Enormous Images Link Past to Present and Future
OpinionFrom Where I Sit

Enormous Images Link Past to Present and Future

An extraordinary exhibit prompts thoughts about how to illustrate Jewish diversity in Atlanta.

Dave Schechter is a veteran journalist whose career includes writing and producing reports from Israel and elsewhere in the Middle East.

Dave Schechter
Dave Schechter

On a cold, sunlit afternoon we drove 45 minutes south to historic downtown Newnan to see a very public display of photographs illustrating the town’s diversity and change.

The day before, a story on the 17 billboard-sized images had topped the front page of Sunday’s New York Times. (Mind you, the canvases went up last spring, so this was hardly breaking news.)

The portraits are affixed to the exterior walls of buildings. Some are easily spotted, while others are tucked in alleys and around corners. After taking a break at the Leaf & Bean coffee shop, we resumed our search, locating a dozen of the portraits before driving home at nightfall.

The Rev. Jimmy Patterson, senior pastor of First Baptist Church, sat on a sofa above a grassy space between two storefronts, while Rev. Rufus Smith of New Mt. Olive Baptist Church, resplendent in a plum-colored suit, looked on from above an intersection. Patterson is white and Smith black.

Trent Citarella stood on the white-washed wall outside the Bigfoot Cycles motorcycle shop, wearing a blue, button-down shirt and a white cowboy hat, holding an American flag in his right hand.

On a wall along Perry Street, behind the Newnan Presbyterian Church, Jineet Blanco, a server at the Latino market, sat with her left hand resting on her right, wearing a colorful Mexican dress that she purchased for her 21st Birthday.

World traveler William Nathaniel Banks Jr. leaned on his cane and gazed upward from around the corner of the entrance to Full Circle Antiques. At the coffee shop, we learned that Banks had died a couple of months earlier at age 95.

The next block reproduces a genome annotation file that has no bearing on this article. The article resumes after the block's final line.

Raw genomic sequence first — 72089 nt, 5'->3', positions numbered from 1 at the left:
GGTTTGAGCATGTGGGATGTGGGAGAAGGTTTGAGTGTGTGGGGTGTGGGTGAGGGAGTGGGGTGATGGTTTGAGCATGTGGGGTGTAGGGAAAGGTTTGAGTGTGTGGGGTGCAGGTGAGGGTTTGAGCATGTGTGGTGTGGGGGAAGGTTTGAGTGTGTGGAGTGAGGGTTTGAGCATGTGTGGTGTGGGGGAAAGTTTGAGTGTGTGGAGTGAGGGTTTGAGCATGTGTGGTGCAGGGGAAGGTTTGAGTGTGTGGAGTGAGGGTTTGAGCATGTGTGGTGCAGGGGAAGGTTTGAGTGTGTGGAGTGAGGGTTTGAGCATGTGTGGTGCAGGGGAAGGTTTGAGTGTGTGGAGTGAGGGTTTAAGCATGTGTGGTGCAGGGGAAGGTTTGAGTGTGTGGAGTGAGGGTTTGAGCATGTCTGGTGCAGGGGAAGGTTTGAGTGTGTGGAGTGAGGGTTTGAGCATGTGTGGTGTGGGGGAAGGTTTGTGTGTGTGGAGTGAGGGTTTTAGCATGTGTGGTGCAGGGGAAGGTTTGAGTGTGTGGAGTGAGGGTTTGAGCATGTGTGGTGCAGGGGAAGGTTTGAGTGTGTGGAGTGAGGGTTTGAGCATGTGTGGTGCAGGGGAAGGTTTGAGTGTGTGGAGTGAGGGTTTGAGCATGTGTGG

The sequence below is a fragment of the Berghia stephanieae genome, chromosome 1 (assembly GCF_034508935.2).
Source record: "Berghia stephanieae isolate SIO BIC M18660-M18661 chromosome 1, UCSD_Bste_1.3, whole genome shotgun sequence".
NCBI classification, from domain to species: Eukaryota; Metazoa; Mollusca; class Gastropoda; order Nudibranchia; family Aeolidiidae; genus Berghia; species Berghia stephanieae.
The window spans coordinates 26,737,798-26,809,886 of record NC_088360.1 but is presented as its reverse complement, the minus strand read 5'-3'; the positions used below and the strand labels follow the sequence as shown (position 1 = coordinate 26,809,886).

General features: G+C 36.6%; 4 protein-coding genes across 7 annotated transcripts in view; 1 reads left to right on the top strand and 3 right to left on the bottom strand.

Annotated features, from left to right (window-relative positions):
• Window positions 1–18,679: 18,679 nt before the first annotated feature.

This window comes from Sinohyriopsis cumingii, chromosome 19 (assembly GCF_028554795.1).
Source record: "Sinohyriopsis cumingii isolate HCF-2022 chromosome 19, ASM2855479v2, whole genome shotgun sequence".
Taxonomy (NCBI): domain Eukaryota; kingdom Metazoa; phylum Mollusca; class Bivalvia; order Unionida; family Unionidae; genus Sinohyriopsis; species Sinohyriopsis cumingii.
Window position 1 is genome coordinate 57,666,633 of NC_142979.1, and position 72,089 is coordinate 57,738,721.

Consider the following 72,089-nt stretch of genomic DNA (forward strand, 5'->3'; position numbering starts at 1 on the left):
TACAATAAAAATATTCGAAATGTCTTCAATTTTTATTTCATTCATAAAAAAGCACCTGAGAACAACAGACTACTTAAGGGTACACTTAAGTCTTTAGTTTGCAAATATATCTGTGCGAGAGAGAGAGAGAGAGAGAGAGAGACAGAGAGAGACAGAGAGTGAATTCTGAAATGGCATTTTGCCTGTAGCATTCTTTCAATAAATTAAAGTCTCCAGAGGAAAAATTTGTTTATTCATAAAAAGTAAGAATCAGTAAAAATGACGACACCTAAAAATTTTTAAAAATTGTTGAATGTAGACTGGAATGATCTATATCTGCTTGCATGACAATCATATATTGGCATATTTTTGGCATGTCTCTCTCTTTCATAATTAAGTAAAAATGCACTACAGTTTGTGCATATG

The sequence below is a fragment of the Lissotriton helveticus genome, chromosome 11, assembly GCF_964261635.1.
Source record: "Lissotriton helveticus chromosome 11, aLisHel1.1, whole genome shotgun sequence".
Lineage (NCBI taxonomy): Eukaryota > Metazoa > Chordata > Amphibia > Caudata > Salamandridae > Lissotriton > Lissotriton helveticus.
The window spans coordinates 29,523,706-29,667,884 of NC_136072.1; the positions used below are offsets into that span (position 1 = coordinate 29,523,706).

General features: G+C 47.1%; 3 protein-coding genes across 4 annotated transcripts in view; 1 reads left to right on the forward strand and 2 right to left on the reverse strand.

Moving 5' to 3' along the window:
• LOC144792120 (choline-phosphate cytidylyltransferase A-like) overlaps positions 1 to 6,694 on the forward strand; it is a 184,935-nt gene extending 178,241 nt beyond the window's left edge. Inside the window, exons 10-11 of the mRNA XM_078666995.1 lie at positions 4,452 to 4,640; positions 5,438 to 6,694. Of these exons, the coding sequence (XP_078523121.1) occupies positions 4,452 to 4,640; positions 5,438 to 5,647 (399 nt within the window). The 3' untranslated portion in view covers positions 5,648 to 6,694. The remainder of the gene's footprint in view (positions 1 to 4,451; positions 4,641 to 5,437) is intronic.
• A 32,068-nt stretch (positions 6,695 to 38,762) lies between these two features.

Wearing a white shawl, white dress and white gloves as she attended cotillion, an African American fifth grader named Ariel graced the front of the Newman Municipal Building.

Newnan’s population has increased roughly 140 percent since 2000, to shy of 40,000 in 2019. In that time, the census classifications “white alone” (52 percent today) and African American (30 percent) have declined, while Hispanic (12 percent) and Asian (under 4 percent) representation have grown.

This is a town where monuments to “Our Confederate Dead” and to Confederate hospitals are displayed outside the Coweta County Probate Court.

This is a town where, on April 20, 2018, to mark the date Adolf Hitler was born, a few dozen white supremacists rallied at a public park, separated from hundreds of counterdemonstrators by some 700 law enforcement officers.

What began in 2016 as a two-week artist’s residency for photographer and educator Mary Beth Meehan became two years visiting Newnan, meeting townspeople and taking photographs. This is Meehan’s fourth such large-scale public installation; the first was in her hometown of Brockton, Mass.

The “Seeing Newnan” exhibit, sponsored by the University of West Georgia School of the Arts and funded by the Hollis Charitable Trust, will remain in place through the spring.

The photograph that we particularly wanted to see faces Jefferson Street, where it crosses Lee Street. To say that the portrait of Muslim sisters Zahraw and Aatika Shah generated controversy is an understatement. Examples of the vile reactions and heartening rebuttals can be found online.

Zahraw and Aatika, the Georgia-born daughters of an engineer who emigrated from Pakistan in the 1980s, sat side by side, the former’s hijab in light shades of blue and red and the latter’s a deep purple. They were honor students at Newnan High School and today attend universities in Atlanta.

Something in “Seeing Newnan” caused me to think about the diversity in Atlanta’s Jewish community. I wondered, what would a similar exhibit look like, displayed at, say, the William Breman Jewish Heritage Museum or the Marcus Jewish Community Center?

In no particular order, perhaps such an exhibit might include portraits of an Orthodox rabbi wearing a black suit, white shirt and black hat; a Reform rabbi wearing her kippah and tallit; an elderly man or woman surrounded by family photographs; a child preparing for a bar or bat mitzvah; a Holocaust survivor; an African American Jew, an LGBT Jew; Jews of Bukharian, Sephardic, Mizrachi, and Russian heritage; an interfaith family; a physically-challenged Jew and a developmentally-challenged Jew.

You get the idea. Who would you choose?

The city of Newnan bravely mounted an exhibit linking the town’s past to its present and future. The Jewish community of Atlanta might be well-served to similarly remind itself of its diversity.

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